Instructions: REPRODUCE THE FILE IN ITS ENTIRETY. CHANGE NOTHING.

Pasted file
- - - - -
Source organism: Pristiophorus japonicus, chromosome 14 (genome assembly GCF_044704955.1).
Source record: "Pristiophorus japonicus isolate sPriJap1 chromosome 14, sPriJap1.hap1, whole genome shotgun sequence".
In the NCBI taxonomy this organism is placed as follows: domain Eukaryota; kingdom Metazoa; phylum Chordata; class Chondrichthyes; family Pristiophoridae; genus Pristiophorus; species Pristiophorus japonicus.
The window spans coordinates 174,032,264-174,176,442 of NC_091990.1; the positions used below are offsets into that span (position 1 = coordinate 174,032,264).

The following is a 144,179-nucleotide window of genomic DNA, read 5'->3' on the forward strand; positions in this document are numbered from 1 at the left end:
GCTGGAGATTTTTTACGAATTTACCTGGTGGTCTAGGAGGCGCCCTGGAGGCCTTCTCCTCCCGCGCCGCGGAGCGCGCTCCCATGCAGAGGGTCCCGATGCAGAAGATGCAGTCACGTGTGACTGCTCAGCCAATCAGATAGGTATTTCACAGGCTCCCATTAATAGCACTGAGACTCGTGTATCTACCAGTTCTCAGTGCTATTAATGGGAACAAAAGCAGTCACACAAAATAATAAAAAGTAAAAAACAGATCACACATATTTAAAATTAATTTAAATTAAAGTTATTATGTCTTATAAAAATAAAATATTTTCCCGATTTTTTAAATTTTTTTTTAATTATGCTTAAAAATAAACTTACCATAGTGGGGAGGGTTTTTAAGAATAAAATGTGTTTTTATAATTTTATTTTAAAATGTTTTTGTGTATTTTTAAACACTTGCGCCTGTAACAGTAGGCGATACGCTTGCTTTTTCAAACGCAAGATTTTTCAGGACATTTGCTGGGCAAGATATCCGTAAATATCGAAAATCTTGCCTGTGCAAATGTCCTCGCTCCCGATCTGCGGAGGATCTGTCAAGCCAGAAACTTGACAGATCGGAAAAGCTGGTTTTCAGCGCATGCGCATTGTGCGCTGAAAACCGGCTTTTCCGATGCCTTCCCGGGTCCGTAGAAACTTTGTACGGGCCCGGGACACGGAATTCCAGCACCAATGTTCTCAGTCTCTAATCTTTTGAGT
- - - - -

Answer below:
Source organism: Pristiophorus japonicus, chromosome 14 (genome assembly GCF_044704955.1).
Source record: "Pristiophorus japonicus isolate sPriJap1 chromosome 14, sPriJap1.hap1, whole genome shotgun sequence".
In the NCBI taxonomy this organism is placed as follows: domain Eukaryota; kingdom Metazoa; phylum Chordata; class Chondrichthyes; family Pristiophoridae; genus Pristiophorus; species Pristiophorus japonicus.
The window spans coordinates 174,032,264-174,176,442 of NC_091990.1; the positions used below are offsets into that span (position 1 = coordinate 174,032,264).

The following is a 144,179-nucleotide window of genomic DNA, read 5'->3' on the forward strand; positions in this document are numbered from 1 at the left end:
GCTGGAGATTTTTTACGAATTTACCTGGTGGTCTAGGAGGCGCCCTGGAGGCCTTCTCCTCCCGCGCCGCGGAGCGCGCTCCCATGCAGAGGGTCCCGATGCAGAAGATGCAGTCACGTGTGACTGCTCAGCCAATCAGATAGGTATTTCACAGGCTCCCATTAATAGCACTGAGACTCGTGTATCTACCAGTTCTCAGTGCTATTAATGGGAACAAAAGCAGTCACACAAAATAATAAAAAGTAAAAAACAGATCACACATATTTAAAATTAATTTAAATTAAAGTTATTATGTCTTATAAAAATAAAATATTTTCCCGATTTTTTAAATTTTTTTTTAATTATGCTTAAAAATAAACTTACCATAGTGGGGAGGGTTTTTAAGAATAAAATGTGTTTTTATAATTTTATTTTAAAATGTTTTTGTGTATTTTTAAACACTTGCGCCTGTAACAGTAGGCGATACGCTTGCTTTTTCAAACGCAAGATTTTTCAGGACATTTGCTGGGCAAGATATCCGTAAATATCGAAAATCTTGCCTGTGCAAATGTCCTCGCTCCCGATCTGCGGAGGATCTGTCAAGCCAGAAACTTGACAGATCGGAAAAGCTGGTTTTCAGCGCATGCGCATTGTGCGCTGAAAACCGGCTTTTCCGATGCCTTCCCGGGTCCGTAGAAACTTTGTACGGGCCCGGGACACGGAATTCCAGCACCAATGTTCTCAGTCTCTAATCTTTTGAGT